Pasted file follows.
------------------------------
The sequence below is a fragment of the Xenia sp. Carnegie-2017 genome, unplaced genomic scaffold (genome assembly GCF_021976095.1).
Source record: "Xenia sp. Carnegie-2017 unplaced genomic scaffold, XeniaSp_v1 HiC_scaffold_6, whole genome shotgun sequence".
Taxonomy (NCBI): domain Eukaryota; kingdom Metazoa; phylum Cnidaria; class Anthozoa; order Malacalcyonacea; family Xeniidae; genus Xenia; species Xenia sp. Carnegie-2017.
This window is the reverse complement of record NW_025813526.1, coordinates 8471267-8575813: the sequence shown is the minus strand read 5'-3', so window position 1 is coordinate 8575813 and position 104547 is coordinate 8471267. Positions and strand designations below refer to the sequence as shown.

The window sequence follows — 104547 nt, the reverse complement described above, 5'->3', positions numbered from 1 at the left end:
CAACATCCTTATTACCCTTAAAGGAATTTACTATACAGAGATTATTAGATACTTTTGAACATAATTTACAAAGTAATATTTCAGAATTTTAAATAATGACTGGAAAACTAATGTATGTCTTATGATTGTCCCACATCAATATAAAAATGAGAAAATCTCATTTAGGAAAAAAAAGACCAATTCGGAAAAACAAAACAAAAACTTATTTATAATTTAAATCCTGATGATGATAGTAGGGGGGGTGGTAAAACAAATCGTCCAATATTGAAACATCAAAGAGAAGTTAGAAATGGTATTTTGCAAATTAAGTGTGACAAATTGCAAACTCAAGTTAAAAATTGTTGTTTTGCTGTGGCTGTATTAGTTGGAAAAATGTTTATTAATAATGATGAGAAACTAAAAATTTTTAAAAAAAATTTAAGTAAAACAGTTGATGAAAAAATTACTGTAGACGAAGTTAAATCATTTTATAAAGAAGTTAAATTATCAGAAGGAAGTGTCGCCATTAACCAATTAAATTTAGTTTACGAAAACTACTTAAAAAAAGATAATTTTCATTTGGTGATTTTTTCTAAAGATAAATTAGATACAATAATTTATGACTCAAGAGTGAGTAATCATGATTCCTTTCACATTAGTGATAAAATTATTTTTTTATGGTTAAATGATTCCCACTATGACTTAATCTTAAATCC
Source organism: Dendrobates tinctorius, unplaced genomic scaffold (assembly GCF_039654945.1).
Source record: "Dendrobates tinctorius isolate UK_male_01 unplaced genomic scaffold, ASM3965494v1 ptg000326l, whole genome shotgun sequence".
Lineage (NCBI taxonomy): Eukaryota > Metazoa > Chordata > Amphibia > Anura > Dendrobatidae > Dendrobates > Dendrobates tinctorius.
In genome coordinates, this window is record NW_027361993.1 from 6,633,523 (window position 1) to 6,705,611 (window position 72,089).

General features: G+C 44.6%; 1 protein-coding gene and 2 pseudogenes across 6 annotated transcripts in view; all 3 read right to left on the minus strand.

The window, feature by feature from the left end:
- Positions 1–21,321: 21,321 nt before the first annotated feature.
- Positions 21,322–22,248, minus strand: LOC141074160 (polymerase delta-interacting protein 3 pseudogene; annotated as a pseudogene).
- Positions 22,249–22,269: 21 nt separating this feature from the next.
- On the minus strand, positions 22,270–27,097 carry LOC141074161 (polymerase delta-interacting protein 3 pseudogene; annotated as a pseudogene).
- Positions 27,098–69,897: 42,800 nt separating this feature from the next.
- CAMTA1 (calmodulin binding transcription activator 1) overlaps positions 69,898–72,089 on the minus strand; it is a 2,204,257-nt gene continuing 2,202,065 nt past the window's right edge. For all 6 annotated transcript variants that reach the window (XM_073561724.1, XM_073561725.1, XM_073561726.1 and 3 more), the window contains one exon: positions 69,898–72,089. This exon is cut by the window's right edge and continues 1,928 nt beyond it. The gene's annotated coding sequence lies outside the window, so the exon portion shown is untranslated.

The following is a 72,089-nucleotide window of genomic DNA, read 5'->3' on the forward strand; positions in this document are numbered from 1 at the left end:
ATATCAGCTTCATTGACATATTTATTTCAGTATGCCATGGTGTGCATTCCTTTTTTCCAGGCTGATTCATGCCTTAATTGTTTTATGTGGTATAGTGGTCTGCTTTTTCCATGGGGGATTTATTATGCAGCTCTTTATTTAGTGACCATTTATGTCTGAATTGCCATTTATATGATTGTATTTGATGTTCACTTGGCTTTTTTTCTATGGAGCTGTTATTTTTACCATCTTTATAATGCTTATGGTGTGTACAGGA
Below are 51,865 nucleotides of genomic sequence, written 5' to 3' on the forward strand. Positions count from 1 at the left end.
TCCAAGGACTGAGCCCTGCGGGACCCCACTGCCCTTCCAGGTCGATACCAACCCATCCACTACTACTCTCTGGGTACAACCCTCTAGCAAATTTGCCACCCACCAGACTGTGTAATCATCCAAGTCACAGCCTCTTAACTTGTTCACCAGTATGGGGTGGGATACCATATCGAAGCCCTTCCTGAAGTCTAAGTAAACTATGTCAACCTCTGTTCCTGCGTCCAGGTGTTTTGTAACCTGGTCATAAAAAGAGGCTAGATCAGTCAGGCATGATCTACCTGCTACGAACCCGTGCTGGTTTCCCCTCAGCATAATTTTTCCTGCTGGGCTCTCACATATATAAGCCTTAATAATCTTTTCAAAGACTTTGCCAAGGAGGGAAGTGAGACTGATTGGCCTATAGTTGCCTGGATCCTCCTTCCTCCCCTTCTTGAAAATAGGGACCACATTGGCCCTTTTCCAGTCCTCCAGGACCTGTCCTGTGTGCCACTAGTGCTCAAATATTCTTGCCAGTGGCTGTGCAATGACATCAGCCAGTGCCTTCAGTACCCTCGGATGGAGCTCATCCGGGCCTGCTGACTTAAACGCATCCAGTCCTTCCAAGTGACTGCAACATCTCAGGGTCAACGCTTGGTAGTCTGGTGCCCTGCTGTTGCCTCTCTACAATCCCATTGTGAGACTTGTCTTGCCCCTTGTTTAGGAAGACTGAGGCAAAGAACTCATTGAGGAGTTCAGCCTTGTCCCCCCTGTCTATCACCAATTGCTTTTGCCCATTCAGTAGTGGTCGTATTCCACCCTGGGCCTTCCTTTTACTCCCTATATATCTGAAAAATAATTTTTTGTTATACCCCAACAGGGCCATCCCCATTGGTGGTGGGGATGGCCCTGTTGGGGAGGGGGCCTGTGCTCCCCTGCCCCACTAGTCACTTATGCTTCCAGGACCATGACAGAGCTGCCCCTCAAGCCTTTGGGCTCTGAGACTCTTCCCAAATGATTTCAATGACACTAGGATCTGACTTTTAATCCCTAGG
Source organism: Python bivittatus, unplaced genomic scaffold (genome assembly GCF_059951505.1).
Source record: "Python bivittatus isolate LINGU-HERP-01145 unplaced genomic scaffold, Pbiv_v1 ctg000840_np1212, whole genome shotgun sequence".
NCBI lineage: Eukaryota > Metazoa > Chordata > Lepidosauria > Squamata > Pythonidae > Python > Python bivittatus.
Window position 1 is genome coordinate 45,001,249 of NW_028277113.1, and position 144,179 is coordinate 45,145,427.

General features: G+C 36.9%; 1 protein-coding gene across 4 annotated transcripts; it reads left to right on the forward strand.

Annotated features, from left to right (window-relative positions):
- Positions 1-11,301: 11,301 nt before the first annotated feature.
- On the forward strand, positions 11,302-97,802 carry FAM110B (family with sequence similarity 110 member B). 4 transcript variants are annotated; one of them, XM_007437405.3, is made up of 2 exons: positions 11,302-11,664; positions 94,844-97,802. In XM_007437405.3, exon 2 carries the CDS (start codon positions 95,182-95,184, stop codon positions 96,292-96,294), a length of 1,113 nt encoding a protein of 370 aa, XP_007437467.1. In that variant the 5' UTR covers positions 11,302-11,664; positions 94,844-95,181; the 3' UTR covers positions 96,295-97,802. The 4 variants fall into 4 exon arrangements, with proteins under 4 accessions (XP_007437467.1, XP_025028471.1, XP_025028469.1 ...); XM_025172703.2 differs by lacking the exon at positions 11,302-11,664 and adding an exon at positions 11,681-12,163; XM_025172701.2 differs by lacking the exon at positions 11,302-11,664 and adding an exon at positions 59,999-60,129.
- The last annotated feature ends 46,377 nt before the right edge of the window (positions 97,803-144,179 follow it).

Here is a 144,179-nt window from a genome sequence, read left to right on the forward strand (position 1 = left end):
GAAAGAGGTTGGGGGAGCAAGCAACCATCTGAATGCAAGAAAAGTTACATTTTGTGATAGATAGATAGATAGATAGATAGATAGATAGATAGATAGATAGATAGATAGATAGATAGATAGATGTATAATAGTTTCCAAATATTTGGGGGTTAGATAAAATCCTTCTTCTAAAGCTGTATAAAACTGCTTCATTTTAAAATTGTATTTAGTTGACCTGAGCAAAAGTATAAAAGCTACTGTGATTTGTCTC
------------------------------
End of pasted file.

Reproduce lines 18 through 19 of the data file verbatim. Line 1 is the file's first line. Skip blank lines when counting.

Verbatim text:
- CAMTA1 (calmodulin binding transcription activator 1) overlaps positions 69,898–72,089 on the minus strand; it is a 2,204,257-nt gene continuing 2,202,065 nt past the window's right edge. For all 6 annotated transcript variants that reach the window (XM_073561724.1, XM_073561725.1, XM_073561726.1 and 3 more), the window contains one exon: positions 69,898–72,089. This exon is cut by the window's right edge and continues 1,928 nt beyond it. The gene's annotated coding sequence lies outside the window, so the exon portion shown is untranslated.

The following is a 72,089-nucleotide window of genomic DNA, read 5'->3' on the forward strand; positions in this document are numbered from 1 at the left end: